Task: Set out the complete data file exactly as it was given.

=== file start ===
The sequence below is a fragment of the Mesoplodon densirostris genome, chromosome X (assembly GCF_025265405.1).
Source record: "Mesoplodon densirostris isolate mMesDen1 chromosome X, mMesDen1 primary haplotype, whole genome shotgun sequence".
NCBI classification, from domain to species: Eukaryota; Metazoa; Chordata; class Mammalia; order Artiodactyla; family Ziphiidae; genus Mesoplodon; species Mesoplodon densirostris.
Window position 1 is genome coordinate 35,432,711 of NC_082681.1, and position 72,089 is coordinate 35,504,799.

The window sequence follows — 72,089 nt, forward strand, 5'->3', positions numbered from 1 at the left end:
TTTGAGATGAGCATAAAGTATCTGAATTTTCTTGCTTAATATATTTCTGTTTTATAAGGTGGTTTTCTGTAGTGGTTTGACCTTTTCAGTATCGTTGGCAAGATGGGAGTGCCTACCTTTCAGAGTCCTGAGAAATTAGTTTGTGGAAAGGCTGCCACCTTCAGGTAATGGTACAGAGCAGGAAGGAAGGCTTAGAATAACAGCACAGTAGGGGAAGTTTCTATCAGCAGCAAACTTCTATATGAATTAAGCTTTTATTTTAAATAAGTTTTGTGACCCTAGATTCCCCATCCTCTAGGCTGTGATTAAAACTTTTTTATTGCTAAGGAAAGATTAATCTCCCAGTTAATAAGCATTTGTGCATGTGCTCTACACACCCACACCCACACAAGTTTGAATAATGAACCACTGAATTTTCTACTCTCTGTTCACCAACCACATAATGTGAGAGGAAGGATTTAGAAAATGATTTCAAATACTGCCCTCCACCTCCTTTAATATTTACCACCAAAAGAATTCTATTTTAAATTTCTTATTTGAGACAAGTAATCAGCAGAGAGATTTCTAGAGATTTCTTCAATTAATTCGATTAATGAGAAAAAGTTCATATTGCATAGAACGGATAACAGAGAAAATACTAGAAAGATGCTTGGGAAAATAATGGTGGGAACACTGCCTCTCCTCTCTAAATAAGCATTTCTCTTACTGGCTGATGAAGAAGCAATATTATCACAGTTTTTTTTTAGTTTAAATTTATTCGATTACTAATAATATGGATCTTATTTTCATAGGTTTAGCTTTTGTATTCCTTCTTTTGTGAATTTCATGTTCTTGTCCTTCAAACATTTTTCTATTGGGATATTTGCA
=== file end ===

The sequence below is a fragment of the Mesoplodon densirostris genome, chromosome X (assembly GCF_025265405.1).
Source record: "Mesoplodon densirostris isolate mMesDen1 chromosome X, mMesDen1 primary haplotype, whole genome shotgun sequence".
NCBI classification, from domain to species: Eukaryota; Metazoa; Chordata; class Mammalia; order Artiodactyla; family Ziphiidae; genus Mesoplodon; species Mesoplodon densirostris.
Window position 1 is genome coordinate 35,432,711 of NC_082681.1, and position 72,089 is coordinate 35,504,799.

The window sequence follows — 72,089 nt, forward strand, 5'->3', positions numbered from 1 at the left end:
TTTGAGATGAGCATAAAGTATCTGAATTTTCTTGCTTAATATATTTCTGTTTTATAAGGTGGTTTTCTGTAGTGGTTTGACCTTTTCAGTATCGTTGGCAAGATGGGAGTGCCTACCTTTCAGAGTCCTGAGAAATTAGTTTGTGGAAAGGCTGCCACCTTCAGGTAATGGTACAGAGCAGGAAGGAAGGCTTAGAATAACAGCACAGTAGGGGAAGTTTCTATCAGCAGCAAACTTCTATATGAATTAAGCTTTTATTTTAAATAAGTTTTGTGACCCTAGATTCCCCATCCTCTAGGCTGTGATTAAAACTTTTTTATTGCTAAGGAAAGATTAATCTCCCAGTTAATAAGCATTTGTGCATGTGCTCTACACACCCACACCCACACAAGTTTGAATAATGAACCACTGAATTTTCTACTCTCTGTTCACCAACCACATAATGTGAGAGGAAGGATTTAGAAAATGATTTCAAATACTGCCCTCCACCTCCTTTAATATTTACCACCAAAAGAATTCTATTTTAAATTTCTTATTTGAGACAAGTAATCAGCAGAGAGATTTCTAGAGATTTCTTCAATTAATTCGATTAATGAGAAAAAGTTCATATTGCATAGAACGGATAACAGAGAAAATACTAGAAAGATGCTTGGGAAAATAATGGTGGGAACACTGCCTCTCCTCTCTAAATAAGCATTTCTCTTACTGGCTGATGAAGAAGCAATATTATCACAGTTTTTTTTTAGTTTAAATTTATTCGATTACTAATAATATGGATCTTATTTTCATAGGTTTAGCTTTTGTATTCCTTCTTTTGTGAATTTCATGTTCTTGTCCTTCAAACATTTTTCTATTGGGATATTTGCA